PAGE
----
More than 1500 registered ghost towns are strewn across Colorado.
Close to 600 of these sites feature remnants of their past residents. These abandoned towns are like time machines, perfect for uncovering Colorado’s colourful past, with a bit of spooky sightseeing on the side.
To embrace the true spirit of Halloween and to see firsthand traces of how these popular mining towns went from gold to ghosts, make note of the following destinations for future travel.
St Elmo, near Buena Vista
Only 25 miles southwest of Buena Vista is St Elmo, one of Colorado’s most popular and well-preserved ghost towns. At its peak in the 1870s, St Elmo had more than 2000 residents, five-star hotels, saloons, and a telegraph office. It boasts the most paranormal activity of all the ghost towns in the state. Despite this, the area still has a small number of part-time residents. Visitors that choose to take a self-guided tour through St Elmo need to drop in on the most famous resident ghost ‘Dirty Annie’ Stark’s two favourite haunts – The General Store and Home Comfort Hotel.
Tomboy, near Telluride
This once-bustling mining town had a seductive secret that has since become a major tourist hotspot – the ‘Social Tunnel’. Travellers will pass through this trail on the way to town, taking a similar journey to the men of Tomboy Mine. Allegedly it is here single women would intercept the miners trip home to their wives for some … intimate socialising. While local outfitters offer Jeep tours, biking into Tomboy from Telluride is an opportunity that should be seized.
Independence, near Aspen
Located at around 11,000 feet on the Independence Pass, this ghost town near Aspen is accessible only during the spring through to autumn season. In 1879, the town was named Independence when miners found fortune there. The community had more than 40 businesses and close to 1500 residents. But its harsh weather had most townsfolk heading to Aspen by 1890. After the blizzard in 1899, few remained and by 1912 the town was completely deserted. The steep passage was a treacherous journey for the stagecoaches brave enough to venture along it to reach Leadville and Aspen in the 1800s. Relive the exciting adventure thanks to the Aspen Historical Society, which offers tours of the abandoned mining town. Come for the history but stay for the views.
Credit: Aspen Chamber Resort Association
Alta, near Telluride
From 1877 through to the late 1940s, Alta was considered a leading town to head to if you had gold fever! This region, close to 10 miles from Telluride, is now listed on the National Register of Historic Places. The site boasts several original buildings including outhouses, a boarding house and the cabins townsfolk once resided in. The best part about visiting this historic town are the stunning high-alpine views. After visitors have explored the ghost town they should venture to Alta Lakes, the perfect destination for hikers, campers and lovers of the outdoors.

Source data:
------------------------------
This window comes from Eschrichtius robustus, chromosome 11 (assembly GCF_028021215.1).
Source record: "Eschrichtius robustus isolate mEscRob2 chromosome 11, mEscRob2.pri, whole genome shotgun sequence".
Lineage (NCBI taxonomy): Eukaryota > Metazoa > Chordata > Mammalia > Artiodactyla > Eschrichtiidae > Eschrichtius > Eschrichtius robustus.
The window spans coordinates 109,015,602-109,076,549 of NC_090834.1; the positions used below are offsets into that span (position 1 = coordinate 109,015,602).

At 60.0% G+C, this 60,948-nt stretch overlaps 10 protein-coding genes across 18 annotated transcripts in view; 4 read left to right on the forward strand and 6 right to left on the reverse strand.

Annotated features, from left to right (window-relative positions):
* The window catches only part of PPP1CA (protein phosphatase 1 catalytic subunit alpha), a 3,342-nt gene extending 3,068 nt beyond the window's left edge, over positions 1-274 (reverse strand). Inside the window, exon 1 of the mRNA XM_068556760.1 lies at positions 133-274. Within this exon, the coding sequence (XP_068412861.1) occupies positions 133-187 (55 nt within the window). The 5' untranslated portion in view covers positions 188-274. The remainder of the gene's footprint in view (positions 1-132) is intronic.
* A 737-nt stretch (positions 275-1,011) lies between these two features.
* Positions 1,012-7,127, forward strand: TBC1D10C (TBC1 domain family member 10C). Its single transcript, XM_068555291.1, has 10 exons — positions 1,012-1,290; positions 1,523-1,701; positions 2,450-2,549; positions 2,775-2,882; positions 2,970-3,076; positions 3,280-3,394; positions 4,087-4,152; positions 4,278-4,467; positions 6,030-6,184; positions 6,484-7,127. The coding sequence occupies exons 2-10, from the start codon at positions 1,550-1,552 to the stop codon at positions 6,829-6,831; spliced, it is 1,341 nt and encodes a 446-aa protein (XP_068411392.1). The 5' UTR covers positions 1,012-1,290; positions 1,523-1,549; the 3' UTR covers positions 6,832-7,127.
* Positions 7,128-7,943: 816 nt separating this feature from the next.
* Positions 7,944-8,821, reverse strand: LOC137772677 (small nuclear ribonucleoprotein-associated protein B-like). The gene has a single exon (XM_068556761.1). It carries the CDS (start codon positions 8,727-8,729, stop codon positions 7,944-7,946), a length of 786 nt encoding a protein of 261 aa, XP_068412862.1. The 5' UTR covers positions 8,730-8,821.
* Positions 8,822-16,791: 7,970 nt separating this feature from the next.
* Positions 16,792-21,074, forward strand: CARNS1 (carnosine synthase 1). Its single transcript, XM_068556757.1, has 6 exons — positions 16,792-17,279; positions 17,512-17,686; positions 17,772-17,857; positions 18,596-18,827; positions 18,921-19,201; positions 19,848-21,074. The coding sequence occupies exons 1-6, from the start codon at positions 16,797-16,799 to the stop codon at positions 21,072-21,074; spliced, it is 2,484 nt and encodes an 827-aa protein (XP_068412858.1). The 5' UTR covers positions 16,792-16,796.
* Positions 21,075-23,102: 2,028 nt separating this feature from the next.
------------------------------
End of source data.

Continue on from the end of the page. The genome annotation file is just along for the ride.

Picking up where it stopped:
Credit: Dan and Zora Avila
Animas Forks, near Ouray
About five hours south of Aspen is one of Colorado’s best-known southern ghost towns. Famed for the two-story Duncan House, local lore suggests that this impressive building was where mining heiress and owner of the Hope Diamond, Evalyn Walsh, wrote her biography. With rough road conditions it is best to tackle this route by four-wheel drive.
Credit: Photo courtesy of the Ouray Chamber Resort Association and Brian K. Foster
South Park City, Fairplay
Not to be mistaken for the one with a TV show, this restored ghost town/museum is another southern gem. While most ghost towns leave visitors to their own devices when touring the ruins of their gold rush heyday, South Park City Museum takes a more structured approach. The region’s history is displayed clearly and in an educational way, even allowing guests to get up close to the ancient artifacts. There is also the Mountain Man Rendezvous each summer, where you can watch re-enactments of Colorado’s early days.
Ashcroft, near Aspen
Just 10 miles from Aspen, this historic town was home to 2000 residents, two newspapers, 20 saloons and a school. It is safe to say that this area was thriving back in the gold rush days. But it often surprises people to hear that its glory days were shortlived, going from boom to bust in about five years. Take a guided tour of a dozen or so buildings preserved by the Aspen Historical Society. They cover everything from the jail, post office, livery stable and the Blue Mirror Saloon. If a guided tour is not what visitors are after, the town encourages a $5 donation before travellers can tread their own path.
Credit: Denise Chambers /Colorado.com
Capitol City, near Lake City
A short 9-mile drive on Henson Creek/Engineer Pass Road offers up another ghost town, not far from Lake City. This town had lofty dreams of being a silver-mining town and the state’s capital city. Nowadays this is the ideal spot to see a slice of history. Travellers enjoy visiting George S. Lee’s mansion, built in the 1870s, as well as the original town’s post office and cabins. While there it is impossible to not take a moment to drink in the incredible views, thanks to the region’s blanket of aspen trees.
Credit: Matt Inden/Colorado.com
Guston, near Ouray
In the late 1880s this town established itself as one of the richest mining areas. It took its name from the nearby Guston Mine, however it was the Yankee Girl that became the most famous in the area. Most traces of this region have vanished today. With the exception being the headframe of the Yankee Girl Mine, its remains being one of the most photographed sites in Colorado.
Credit: Photo courtesy of the Ouray Chamber Resort Association and Hank Christensen
For further information on all of these spectacularly spooky places and experiences, visit www.Colorado.com.
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